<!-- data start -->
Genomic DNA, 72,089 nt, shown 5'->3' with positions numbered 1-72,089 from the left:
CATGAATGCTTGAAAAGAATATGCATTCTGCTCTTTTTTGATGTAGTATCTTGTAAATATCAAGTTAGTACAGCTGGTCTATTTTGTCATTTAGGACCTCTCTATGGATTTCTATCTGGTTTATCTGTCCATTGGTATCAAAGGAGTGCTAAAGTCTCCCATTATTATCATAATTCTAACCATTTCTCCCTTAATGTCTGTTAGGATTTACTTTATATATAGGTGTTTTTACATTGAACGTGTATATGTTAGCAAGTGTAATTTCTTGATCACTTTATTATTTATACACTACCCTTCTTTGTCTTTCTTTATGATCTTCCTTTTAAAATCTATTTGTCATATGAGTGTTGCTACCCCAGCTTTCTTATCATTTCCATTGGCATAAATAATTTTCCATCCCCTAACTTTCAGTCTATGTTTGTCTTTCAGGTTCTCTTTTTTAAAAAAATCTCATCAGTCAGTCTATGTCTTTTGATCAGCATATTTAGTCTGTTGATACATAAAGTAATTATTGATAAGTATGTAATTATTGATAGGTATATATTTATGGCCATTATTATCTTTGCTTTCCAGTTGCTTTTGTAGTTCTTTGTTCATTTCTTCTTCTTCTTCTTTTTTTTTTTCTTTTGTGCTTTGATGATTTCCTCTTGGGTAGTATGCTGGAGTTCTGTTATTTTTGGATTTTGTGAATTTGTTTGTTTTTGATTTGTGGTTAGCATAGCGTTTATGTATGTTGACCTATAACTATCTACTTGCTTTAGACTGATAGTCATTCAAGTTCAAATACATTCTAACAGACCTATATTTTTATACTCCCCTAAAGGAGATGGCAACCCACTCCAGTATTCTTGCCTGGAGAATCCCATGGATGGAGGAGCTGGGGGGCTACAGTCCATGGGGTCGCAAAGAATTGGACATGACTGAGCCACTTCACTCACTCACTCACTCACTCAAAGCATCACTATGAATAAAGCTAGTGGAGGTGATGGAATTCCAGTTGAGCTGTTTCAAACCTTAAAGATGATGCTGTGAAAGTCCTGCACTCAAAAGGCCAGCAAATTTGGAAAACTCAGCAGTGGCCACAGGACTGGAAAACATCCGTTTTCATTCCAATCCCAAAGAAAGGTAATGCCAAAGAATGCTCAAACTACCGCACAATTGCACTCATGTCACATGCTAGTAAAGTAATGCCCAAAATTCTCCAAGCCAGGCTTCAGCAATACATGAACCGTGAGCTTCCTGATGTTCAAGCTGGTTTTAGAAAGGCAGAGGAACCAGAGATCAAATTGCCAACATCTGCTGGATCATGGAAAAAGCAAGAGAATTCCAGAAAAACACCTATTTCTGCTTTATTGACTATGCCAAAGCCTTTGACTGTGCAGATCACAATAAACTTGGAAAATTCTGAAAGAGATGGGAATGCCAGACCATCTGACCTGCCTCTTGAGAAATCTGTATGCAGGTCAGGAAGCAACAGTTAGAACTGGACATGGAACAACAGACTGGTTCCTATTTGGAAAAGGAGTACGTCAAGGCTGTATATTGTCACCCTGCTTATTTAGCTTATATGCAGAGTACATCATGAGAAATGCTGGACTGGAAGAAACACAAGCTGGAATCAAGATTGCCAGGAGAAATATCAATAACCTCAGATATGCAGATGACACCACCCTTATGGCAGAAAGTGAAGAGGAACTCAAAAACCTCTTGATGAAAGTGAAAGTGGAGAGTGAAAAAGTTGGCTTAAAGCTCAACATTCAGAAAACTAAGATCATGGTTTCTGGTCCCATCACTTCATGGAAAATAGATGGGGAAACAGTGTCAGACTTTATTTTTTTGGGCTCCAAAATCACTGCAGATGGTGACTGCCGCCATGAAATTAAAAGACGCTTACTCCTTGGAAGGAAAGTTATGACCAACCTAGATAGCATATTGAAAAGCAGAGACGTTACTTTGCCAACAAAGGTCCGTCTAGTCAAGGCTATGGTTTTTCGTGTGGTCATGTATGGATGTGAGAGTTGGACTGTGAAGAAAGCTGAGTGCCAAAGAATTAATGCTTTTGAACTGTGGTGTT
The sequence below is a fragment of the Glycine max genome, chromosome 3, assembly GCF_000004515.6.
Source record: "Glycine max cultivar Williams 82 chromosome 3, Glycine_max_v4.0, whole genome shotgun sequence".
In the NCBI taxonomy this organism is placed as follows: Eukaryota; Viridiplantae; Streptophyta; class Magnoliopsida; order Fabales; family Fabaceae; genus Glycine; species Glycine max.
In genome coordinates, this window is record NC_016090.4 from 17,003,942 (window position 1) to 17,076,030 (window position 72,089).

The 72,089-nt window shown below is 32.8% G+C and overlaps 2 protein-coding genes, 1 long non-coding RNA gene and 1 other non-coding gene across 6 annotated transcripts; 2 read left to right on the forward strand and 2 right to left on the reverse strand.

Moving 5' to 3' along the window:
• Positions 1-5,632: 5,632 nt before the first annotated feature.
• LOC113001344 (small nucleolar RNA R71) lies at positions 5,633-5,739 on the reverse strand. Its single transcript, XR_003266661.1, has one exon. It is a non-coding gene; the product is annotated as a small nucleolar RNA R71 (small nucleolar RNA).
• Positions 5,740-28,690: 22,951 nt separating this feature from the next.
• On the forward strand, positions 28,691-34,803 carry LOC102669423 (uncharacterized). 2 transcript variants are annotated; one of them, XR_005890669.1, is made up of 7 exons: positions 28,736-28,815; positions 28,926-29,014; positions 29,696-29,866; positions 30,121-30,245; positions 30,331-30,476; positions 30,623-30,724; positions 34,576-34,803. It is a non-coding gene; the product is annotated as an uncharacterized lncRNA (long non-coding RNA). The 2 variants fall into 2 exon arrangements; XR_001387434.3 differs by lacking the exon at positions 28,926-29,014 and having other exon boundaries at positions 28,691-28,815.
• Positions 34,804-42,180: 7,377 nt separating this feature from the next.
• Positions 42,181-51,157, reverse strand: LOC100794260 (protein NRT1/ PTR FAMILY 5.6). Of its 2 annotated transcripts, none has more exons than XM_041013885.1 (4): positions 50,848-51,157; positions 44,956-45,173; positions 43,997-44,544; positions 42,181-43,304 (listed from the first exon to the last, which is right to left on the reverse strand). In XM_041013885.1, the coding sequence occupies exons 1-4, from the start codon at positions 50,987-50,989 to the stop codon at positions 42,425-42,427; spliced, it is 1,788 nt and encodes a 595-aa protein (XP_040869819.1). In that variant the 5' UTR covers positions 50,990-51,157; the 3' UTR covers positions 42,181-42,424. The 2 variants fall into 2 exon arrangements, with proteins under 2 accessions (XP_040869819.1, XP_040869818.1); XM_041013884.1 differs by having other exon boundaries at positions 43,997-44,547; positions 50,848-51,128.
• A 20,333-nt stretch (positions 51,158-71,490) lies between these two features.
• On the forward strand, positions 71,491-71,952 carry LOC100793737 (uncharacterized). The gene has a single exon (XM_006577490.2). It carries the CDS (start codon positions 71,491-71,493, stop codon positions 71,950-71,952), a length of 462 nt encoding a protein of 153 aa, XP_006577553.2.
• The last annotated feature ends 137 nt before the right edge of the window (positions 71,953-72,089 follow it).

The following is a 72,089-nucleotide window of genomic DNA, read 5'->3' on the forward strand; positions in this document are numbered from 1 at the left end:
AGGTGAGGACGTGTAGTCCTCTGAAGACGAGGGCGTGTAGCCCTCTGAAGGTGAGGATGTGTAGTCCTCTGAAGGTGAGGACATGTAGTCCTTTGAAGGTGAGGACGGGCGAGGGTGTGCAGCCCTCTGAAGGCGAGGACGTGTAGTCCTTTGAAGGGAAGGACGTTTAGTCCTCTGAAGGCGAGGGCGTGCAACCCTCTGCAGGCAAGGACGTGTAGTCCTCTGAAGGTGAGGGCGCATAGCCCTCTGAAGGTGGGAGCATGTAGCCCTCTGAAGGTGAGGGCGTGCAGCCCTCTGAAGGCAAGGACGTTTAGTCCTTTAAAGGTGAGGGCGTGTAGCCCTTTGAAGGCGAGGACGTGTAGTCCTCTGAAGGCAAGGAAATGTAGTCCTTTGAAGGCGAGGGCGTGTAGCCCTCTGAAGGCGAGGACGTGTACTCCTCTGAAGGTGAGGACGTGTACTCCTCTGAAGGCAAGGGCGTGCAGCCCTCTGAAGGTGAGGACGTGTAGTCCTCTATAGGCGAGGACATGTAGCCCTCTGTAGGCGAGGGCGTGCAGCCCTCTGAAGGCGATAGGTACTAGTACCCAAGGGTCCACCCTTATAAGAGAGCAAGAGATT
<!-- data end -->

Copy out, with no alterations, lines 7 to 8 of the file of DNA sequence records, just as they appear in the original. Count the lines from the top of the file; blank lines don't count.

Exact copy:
The 72,089-nt window shown below is 32.8% G+C and overlaps 2 protein-coding genes, 1 long non-coding RNA gene and 1 other non-coding gene across 6 annotated transcripts; 2 read left to right on the forward strand and 2 right to left on the reverse strand.

Moving 5' to 3' along the window: